Experiencing the death of a family member or other loved one is extremely difficult, and the stress of this can be exacerbated if there is a dispute regarding a Will. You may find yourself in the position of having been unfairly left out of a Will, or acting as an executor when someone else challenges the provisions of a Will. The specialist Wills and Estate Planning Solicitors at Wilford Smith can provide you with straightforward advice, clear of complex legal terms, and support you in relation to any contested Will. Call us today to find out how we can help.
What happens if a person is left out of a Will?
People can be left out of a Will in a number of circumstances. This may be because the deceased person deliberately chose not to leave part of their estate to someone that might otherwise have expected to inherit, or because their circumstances changed and their Will was not updated to reflect this. It is also a common occurrence that a person dies without leaving a Will, the result being that someone who was an intended beneficiary is not able to inherit from the estate.
Certain individuals may be able to claim on the estate in circumstances where they have been excluded from a Will, or due to the deceased person not having made a Will. These persons may include:
- a surviving spouse or civil partner;
- a former spouse or civil partner;
- cohabitees (that is someone who had lived with the deceased person for more than two years as if married or in a civil partnership);
- children of the person who has died;
- people who were treated as children of the person who has died; and
- dependents of the person who has died.
What can be claimed from the estate will depend on the nature of the claimant’s relationship to the deceased person and the circumstances of the individual case. As a general rule, a spouse or civil partner will be entitled to a more generous provision. Other claimants will usually be entitled to a “reasonable provision”.
When is a Will considered to be invalid?
A Will is a legal document, and as such must conform to a set of rules in order that it be valid. There are a number of circumstances in which a Will may be considered invalid.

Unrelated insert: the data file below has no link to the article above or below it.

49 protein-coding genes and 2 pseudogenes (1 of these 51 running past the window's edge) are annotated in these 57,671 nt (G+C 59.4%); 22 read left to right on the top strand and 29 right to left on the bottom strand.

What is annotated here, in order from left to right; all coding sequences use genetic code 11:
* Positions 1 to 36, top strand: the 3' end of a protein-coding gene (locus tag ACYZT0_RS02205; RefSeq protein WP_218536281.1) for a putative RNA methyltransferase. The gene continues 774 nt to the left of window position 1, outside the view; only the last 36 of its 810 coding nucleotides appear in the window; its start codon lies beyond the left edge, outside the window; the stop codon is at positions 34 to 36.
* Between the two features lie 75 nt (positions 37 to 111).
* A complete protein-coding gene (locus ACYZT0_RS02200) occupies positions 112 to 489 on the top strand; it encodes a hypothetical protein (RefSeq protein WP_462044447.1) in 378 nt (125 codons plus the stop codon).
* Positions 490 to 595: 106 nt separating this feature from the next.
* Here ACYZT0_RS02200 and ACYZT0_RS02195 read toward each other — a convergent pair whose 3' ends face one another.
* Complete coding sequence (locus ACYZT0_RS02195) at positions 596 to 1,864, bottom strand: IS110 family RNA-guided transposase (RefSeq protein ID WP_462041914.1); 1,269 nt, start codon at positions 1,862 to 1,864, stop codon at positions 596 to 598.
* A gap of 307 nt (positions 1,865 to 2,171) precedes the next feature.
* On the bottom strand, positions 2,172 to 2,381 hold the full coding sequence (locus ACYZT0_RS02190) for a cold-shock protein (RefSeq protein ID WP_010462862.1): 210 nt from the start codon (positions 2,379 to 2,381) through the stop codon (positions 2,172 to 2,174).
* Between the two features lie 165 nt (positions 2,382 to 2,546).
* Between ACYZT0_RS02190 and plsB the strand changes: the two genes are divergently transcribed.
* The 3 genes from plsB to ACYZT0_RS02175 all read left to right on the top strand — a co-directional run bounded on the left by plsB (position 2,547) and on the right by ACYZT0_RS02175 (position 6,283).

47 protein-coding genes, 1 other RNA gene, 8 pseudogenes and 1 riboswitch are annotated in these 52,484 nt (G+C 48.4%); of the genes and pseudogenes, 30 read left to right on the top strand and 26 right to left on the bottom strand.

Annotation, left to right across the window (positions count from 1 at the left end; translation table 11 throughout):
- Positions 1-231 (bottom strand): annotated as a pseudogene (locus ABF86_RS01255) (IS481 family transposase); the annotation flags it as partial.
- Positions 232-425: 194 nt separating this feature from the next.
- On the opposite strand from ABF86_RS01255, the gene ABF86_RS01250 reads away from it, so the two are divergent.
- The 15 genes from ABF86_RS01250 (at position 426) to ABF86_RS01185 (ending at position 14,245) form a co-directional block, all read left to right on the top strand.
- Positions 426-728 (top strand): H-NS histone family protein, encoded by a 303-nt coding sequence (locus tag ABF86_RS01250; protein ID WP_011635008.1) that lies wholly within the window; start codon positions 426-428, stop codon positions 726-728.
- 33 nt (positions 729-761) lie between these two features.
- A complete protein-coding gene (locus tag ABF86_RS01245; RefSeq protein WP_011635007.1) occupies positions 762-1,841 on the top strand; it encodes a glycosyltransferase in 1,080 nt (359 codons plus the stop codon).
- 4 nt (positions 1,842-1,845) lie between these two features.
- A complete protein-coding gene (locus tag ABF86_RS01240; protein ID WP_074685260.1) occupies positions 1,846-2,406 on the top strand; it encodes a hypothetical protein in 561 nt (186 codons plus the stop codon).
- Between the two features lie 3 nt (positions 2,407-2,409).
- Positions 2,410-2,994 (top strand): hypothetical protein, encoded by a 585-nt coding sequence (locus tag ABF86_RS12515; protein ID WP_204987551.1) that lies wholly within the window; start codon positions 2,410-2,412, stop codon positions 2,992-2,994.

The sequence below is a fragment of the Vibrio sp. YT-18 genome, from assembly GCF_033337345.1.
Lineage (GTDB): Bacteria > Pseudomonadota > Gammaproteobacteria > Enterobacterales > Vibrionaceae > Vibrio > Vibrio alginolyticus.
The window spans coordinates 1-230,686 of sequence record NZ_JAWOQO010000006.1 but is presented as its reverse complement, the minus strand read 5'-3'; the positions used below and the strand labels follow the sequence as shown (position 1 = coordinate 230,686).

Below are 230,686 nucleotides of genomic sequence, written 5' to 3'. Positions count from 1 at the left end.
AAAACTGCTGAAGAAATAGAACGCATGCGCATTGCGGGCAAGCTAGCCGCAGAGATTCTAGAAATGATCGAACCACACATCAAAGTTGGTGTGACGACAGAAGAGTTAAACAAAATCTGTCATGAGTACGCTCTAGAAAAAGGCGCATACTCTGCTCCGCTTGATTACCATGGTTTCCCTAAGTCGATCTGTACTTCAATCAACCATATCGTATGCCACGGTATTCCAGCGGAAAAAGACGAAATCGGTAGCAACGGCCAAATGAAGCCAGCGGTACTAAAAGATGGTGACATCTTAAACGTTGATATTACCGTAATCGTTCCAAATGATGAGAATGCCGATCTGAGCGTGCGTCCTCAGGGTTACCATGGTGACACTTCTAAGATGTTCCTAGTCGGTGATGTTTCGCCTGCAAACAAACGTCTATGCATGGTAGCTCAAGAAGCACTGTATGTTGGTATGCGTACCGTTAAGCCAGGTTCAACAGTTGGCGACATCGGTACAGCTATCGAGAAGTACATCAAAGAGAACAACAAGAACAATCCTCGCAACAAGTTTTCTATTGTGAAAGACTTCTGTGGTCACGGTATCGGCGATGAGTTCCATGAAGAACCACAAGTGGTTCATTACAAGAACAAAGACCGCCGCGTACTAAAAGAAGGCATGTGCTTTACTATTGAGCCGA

A Will may be invalid if it has not been signed properly. It must be signed and the signature witnessed by two witnesses who are not beneficiaries of the Will. If the person making the Will has a disability, and they are unable to sign the Will, the Will can be signed on their behalf whilst they are present.
If a Will is destroyed, or if it has been altered in some way, validity issues may arise. A Will that has been destroyed accidentally may still be valid, whereas if names of beneficiaries have been added or crossed out this may raise questions about the deceased person’s intentions. An experienced estate planning solicitor should be consulted in such circumstances.
If the person making the Will was not of sound mind at the time this was drafted, the Will may be invalid. If you believe a Will was written in such circumstances, you should seek legal advice to support the raising of such concerns. Evidence, such as medical records or a doctor’s report, will be required to support this.
If a Will was drafted or altered under undue influence, this can also result in the Will being held to be invalid. The court may set aside a Will after giving consideration to the relationship between the person signing the Will and the person exerting influence over them.
Contact our Will Solicitors in Sheffield and London
At Wilford Smith, we offer a complete estate planning service, including advice on contesting a Will. Whether you are contesting a Will yourself or an executor dealing with someone who is contesting, these situations require expert legal skills and knowledge in order to achieve a fair outcome. Our lawyers have helped many clients involved in Will disputes, and we have an excellent track record.
Our Estate Planning Teams are based in Sheffield and London, and advise clients throughout England and Wales. Contact us today on 01709 828 044 to find out how we can help.